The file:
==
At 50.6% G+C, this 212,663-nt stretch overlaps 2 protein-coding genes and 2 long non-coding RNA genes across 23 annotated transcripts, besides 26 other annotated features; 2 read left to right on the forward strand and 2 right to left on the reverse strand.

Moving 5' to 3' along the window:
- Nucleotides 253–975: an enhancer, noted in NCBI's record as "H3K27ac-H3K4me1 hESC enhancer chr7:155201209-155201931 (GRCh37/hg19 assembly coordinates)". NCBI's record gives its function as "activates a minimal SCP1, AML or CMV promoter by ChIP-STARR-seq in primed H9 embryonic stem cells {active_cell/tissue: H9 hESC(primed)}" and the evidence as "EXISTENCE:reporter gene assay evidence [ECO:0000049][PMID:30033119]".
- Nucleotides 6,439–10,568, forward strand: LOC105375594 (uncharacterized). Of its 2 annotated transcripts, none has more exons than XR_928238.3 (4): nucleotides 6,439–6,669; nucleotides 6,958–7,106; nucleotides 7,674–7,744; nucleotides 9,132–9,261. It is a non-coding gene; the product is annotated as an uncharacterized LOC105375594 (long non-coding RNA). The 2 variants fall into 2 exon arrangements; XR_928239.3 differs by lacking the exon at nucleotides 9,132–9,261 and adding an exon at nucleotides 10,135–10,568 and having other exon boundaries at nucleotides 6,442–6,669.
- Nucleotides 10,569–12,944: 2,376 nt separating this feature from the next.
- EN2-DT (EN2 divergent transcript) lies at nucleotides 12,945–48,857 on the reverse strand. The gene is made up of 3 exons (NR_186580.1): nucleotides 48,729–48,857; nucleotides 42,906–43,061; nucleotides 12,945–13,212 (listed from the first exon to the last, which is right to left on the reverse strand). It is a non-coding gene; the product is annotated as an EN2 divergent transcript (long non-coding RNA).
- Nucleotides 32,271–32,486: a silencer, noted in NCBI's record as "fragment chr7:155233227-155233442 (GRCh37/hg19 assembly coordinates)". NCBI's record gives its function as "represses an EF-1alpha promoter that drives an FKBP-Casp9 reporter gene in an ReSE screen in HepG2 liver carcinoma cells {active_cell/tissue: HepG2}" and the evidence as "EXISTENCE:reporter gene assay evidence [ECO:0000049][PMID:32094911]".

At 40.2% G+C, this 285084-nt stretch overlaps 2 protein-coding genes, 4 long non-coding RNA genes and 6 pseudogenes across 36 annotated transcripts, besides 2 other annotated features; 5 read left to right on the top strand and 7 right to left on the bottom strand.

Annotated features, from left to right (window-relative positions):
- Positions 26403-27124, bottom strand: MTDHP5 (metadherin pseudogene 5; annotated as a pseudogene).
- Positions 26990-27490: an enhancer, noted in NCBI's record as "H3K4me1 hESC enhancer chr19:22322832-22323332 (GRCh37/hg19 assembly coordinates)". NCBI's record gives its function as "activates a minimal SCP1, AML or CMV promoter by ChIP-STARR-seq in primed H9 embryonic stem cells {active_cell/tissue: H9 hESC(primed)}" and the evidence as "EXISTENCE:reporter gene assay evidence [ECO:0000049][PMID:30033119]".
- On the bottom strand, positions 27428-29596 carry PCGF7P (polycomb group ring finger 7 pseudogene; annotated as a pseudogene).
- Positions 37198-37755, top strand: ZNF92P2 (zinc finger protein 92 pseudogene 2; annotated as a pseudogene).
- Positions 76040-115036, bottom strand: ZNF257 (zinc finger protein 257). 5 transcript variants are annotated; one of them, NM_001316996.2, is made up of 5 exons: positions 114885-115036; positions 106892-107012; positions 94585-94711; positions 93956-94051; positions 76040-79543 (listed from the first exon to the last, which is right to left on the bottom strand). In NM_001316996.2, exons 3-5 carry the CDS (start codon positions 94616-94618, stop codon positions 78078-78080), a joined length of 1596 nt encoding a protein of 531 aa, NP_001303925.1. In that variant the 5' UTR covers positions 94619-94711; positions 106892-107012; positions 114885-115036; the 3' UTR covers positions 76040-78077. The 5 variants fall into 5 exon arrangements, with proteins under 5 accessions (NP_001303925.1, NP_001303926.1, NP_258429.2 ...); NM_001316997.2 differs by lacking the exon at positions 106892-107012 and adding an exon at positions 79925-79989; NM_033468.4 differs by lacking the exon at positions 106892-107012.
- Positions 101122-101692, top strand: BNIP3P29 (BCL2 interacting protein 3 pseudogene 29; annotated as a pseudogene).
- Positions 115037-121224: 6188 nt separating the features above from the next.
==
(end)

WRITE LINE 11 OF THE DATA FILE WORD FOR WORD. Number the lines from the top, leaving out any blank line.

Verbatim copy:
- Positions 26990-27490: an enhancer, noted in NCBI's record as "H3K4me1 hESC enhancer chr19:22322832-22323332 (GRCh37/hg19 assembly coordinates)". NCBI's record gives its function as "activates a minimal SCP1, AML or CMV promoter by ChIP-STARR-seq in primed H9 embryonic stem cells {active_cell/tissue: H9 hESC(primed)}" and the evidence as "EXISTENCE:reporter gene assay evidence [ECO:0000049][PMID:30033119]".